Google is known for investing in different markets, having acquired companies such as Boston Dynamics and DeepMind. This time however, Google is aiming for the ‘skies’ so to put, with the rumors of acquiring startup company Skybox, a company specialising in high-definition satellite imagery.
The amount of money in question is quite impressive as well, having rumored to be at an estimated $1 billion. The parties have refused to make any comments, as is to be expected when a big acquisition such as this one is in order. Why Skybox and what is Google hoping to get out of this? The answer is simple.
Skybox, as previously mentioned, focuses on satellite imagery. It is different through the way of offering high quality imagery and video to its clients and the company also make their own satellites, software and offer pristine footage. A preview of what they currently offer can be seen in the video below.
The reports also say that Skybox was one of the alternatives Google was looking into. It is said that the company giant had its eyes on another company called Planet Labs, raising the possibility of Google working on something big. Two of the possible reasons of acquiring Skybox is either to integrate it into Google Maps / Google Earth Enterprise or even use it for its Project Loon.
While Google Maps and Google Earth Enterprise sounds more plausible, since integrating Skybox’s imagery into the latter could skyrocket its services, it still raises the questions of whether the company giant is willing to spend $1 billion on just that. This is why Project Loon could be another candidate, since Skybox could be a nice addition to its recent acquisition for Project Loon, Titan Aerospace, to help track the balloons and their position. Whichever way it may be, we will just have to wait and see.
Bitcoin is preparing to launch satellites into space as a means of ‘Global’ backup to the blockchain. Bitcoin’s blockchain is to be sent into space in order to reduce coin volatility and ensure safety from major cyber attacks. The blockchain is a constantly changing documents that records all transactions as well as who owns all coins. Bitcoin is dependent on access to the blockchain to verify all transactions and now Jeff Garzik, one of the main contributors to the Bitcoin source code, has announced that he intends to launch a number of satellites into space to host copies of the blockchain and continuously send it back to earth. Garzik, who currently runs Dunvegan Space Systems, intends to launch a fleet of satellites that host fresh blockchain copies and continuously send it back to earth.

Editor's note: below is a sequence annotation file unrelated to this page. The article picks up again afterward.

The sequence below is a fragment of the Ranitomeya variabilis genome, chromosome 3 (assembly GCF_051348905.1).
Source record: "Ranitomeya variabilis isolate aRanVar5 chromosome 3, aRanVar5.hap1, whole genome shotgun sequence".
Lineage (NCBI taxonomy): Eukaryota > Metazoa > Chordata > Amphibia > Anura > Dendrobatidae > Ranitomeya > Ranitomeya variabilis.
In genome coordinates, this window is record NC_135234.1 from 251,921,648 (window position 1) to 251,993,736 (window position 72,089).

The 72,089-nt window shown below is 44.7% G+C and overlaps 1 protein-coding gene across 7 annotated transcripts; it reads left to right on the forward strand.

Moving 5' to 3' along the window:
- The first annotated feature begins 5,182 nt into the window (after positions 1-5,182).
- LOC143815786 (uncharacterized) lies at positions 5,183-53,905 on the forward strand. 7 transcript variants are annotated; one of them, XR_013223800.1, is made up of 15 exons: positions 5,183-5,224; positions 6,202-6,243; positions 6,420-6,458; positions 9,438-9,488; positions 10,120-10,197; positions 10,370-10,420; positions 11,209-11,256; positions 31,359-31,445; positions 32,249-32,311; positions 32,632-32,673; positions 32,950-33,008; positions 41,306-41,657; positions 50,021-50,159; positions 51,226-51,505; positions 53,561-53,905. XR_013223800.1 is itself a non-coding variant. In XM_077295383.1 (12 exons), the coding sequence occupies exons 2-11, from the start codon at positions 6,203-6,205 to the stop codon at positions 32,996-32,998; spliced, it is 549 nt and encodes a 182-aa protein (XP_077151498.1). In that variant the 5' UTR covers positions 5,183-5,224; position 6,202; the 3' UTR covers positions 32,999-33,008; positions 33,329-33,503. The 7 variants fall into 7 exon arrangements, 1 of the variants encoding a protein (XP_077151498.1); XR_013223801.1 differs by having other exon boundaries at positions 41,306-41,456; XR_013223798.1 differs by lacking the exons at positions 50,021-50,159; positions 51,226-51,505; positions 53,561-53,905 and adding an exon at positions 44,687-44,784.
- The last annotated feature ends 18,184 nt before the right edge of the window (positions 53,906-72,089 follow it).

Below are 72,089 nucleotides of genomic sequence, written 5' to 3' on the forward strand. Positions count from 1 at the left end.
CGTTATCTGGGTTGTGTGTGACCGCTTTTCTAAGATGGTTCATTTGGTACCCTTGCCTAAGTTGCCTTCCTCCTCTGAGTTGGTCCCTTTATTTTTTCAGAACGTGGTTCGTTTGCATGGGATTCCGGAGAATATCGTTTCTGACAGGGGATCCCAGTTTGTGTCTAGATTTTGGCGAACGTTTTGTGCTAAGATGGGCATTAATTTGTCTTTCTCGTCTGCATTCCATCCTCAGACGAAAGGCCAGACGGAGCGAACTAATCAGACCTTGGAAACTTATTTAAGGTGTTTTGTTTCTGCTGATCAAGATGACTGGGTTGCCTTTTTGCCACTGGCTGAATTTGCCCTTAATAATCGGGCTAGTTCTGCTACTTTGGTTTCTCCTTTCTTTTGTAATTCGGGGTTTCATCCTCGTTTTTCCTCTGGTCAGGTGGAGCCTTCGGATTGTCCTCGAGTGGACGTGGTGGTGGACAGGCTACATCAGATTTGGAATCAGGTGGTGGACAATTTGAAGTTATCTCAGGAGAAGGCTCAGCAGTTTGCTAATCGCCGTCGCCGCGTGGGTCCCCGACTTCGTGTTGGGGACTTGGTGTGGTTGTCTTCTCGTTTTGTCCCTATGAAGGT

This development will allow anyone to obtain “free Bitcoin bandwidth” anywhere in the World, regardless of the performance of their current internet connection or provider. Garzik went on to say that this would protect the blockchain from cyber attacks that set out to manipulate the blockchain. This will be a fantastic development for Bitcoin; although already a groundbreaking development in finance, the currency has suffered from both bad publicity and volatility as a result of concerns about blockchain malleability and the possibility of fraud. Having the code would seek to manipulate the blockchain file. Secure upload centres would need to be put in place across the globe, that would continuously update the blockchain, and these centres would then beam the code into space, the satellites would then receive the code and in turn, beam it to every bitcoin user on Earth. Garzik believes that he could launch some ‘Cubesats’ into space and that this would be the most affordable way to achieve the plan.
The ‘Cubesats” are micro-satellites with dimensions of approximately 10cm cubed. For $2 Million he can put one into space and for $5 Million he can put eight into space, providing almost continuous coverage to all of the World. He has announced that he intends to begin fund-raising at the end of the summer, and if this is successful, as he expects it to be, he will be in a position to launch the satellites by August of next year (2015). There are, however, potential flaws in this brilliant idea. For one thing, the satellites would have to ensure that the ‘Bitcoin-Bandwidth” did not conflict with other satellites already in space. Further, the satellites have a useful life of no more than two to three years, and this will in turn mean there will be a need for future fundraising for future launches.